Olongapo SubicBay BatangGapo Newscenter

Monday, May 18, 2009

Subic port cashing in on shipping slump

SUBIC BAY, Philippines: Deep water ports around the Philippines are fast resembling parking lots as shipping companies caught by the slump in global trade look for places to park their unused vessels.

At the former US naval base at Subic Bay, north of Manila, and in waters around the southern city of Davao, dozens of foreign ships are now “laid up” waiting for world markets to pick up.

The global trade collapse has hurt Asia’s export powerhouses and left more than 1,000 vessels unemployed around the world, according to Norway-based shipping risk management foundation, Det Norske Veritas. The Baltic Dry Index, which tracks the cost of shipping raw materials, fell from a record high of 11,793 points on May 2, 2008, to 663 on December 5, 2008, its lowest level in two decades.

Shipping companies are scouring the world looking for deepwater ports where they can park their vessels until markets pick up again but not every Asian nation is being approached. In Malaysia, an official from Port Klang, the national load centre, said there is no large number of laid up cargo ships due to the economic downturn.

But in the placid waters off Subic more than 20 foreign cargo vessels are silently bobbing like toys in a giant bathtub. “We haven’t been aggressively inviting them,” said Armand Arreza, executive director of the Subic Bay Metropolitan Authority. It was the shipping companies that approached Subic officials and some ships have been in Subic since December, said Arreza, whose agency oversees the port.

Another 13 ships are anchored in the waters off Davao City with more applying to come in, said local ports authority supervisor Jacinto Albarracin. Helmut Sohmen, chairman of the shipping and offshore services group, BW Group, said in a recent lecture in Singapore that the world shipping industry was going through bleak times, with demand for ships plunging even as more new ships are completed. He said possible solutions to such over-capacity included putting more ships in dry-docks for maintenance and “laying up more vessels as is happening already”. Arreza believes shipping companies chose Subic because the area is generally protected from typhoons and because its berthing fees are lower than other ports in Asia.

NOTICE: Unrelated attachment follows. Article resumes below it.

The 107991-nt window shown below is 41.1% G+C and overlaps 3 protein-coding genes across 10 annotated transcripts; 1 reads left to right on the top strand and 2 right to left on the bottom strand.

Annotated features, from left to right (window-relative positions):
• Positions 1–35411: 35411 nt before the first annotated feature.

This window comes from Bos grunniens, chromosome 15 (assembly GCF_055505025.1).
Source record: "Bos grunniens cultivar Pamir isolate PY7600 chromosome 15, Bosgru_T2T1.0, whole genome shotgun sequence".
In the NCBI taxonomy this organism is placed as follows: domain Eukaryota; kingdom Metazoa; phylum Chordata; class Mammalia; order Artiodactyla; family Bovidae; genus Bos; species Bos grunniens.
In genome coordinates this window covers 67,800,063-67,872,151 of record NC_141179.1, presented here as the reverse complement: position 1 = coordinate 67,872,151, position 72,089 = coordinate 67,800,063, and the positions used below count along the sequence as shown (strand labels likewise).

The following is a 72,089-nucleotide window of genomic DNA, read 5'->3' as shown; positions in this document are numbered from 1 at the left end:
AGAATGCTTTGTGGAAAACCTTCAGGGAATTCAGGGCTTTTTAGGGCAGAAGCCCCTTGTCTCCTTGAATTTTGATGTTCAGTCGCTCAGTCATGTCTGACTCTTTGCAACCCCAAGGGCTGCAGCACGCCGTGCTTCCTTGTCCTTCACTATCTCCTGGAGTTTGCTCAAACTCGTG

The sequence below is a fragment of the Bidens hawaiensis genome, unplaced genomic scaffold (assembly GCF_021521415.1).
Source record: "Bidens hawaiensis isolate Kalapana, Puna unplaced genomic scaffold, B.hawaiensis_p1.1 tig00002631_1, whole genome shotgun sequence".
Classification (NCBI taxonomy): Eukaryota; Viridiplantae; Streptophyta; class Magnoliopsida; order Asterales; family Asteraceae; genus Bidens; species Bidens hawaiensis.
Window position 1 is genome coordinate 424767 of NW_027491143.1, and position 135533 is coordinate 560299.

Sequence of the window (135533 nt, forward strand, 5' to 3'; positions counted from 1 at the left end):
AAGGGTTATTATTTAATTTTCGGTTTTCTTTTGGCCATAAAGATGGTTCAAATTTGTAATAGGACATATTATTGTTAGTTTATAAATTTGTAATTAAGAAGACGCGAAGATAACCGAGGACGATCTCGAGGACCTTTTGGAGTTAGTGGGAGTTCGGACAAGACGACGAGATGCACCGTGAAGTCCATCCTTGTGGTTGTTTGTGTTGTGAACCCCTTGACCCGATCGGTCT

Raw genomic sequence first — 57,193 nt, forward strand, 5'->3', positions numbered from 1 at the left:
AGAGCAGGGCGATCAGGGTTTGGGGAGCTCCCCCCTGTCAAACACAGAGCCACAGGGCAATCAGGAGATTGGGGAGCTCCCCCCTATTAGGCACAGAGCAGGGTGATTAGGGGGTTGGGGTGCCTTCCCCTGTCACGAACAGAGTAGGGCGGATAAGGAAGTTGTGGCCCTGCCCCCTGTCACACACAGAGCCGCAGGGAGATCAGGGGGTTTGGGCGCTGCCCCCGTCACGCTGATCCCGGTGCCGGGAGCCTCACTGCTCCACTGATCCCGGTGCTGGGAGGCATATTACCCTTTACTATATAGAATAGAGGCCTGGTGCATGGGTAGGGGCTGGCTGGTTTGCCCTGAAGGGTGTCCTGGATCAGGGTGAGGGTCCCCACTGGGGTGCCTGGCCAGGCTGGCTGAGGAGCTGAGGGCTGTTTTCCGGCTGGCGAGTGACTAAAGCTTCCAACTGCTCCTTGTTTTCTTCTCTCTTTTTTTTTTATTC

Subic also has ample ship repair facilities. As it faces the South China Sea, ships can easily be redeployed to Hong Kong or China once global trade picks up. “In a moment’s notice, they can pull anchor and leave,” Arreza said. Emerson Lorenzo, head of the shipyard regulation office of the country’s maritime authority, said the Philippines should be very attractive as a site for laid-up ships.

“We can accommodate larger ships of more than 50,000 tonnes,” he said. The berthing fee in the Philippines is a modest $91 a day but there is a multiplier effect as shipping companies use local ship-repair facilities and buy supplies locally, Lorenzo said. Arreza said Subic Bay can earn $230,000 a month from the ships currently laid up. In Subic Bay, resort owners complained that the vessels were marring the view from the beach so Arreza required the ship-owners to move them 2km from the shore. Lorenzo says the pollution from the ships is minimal.

However a senior source in the maritime authority says there have been some concerns by shipowners about berthing in Davao due to violent incidents involving extremists in the southwestern side of the island of Mindanao. To avoid higher insurance premiums for these ships, authorities are compiling military and police statistics to show that Davao ports are largely untroubled by piracy or terrorism and are almost 4,000km away from the areas plagued by unrest.

Video showing on-going dredging operation to declog Kalaklan River mouth and the noticeable number of ships laid up at Subic Bay (Video by Jhec)

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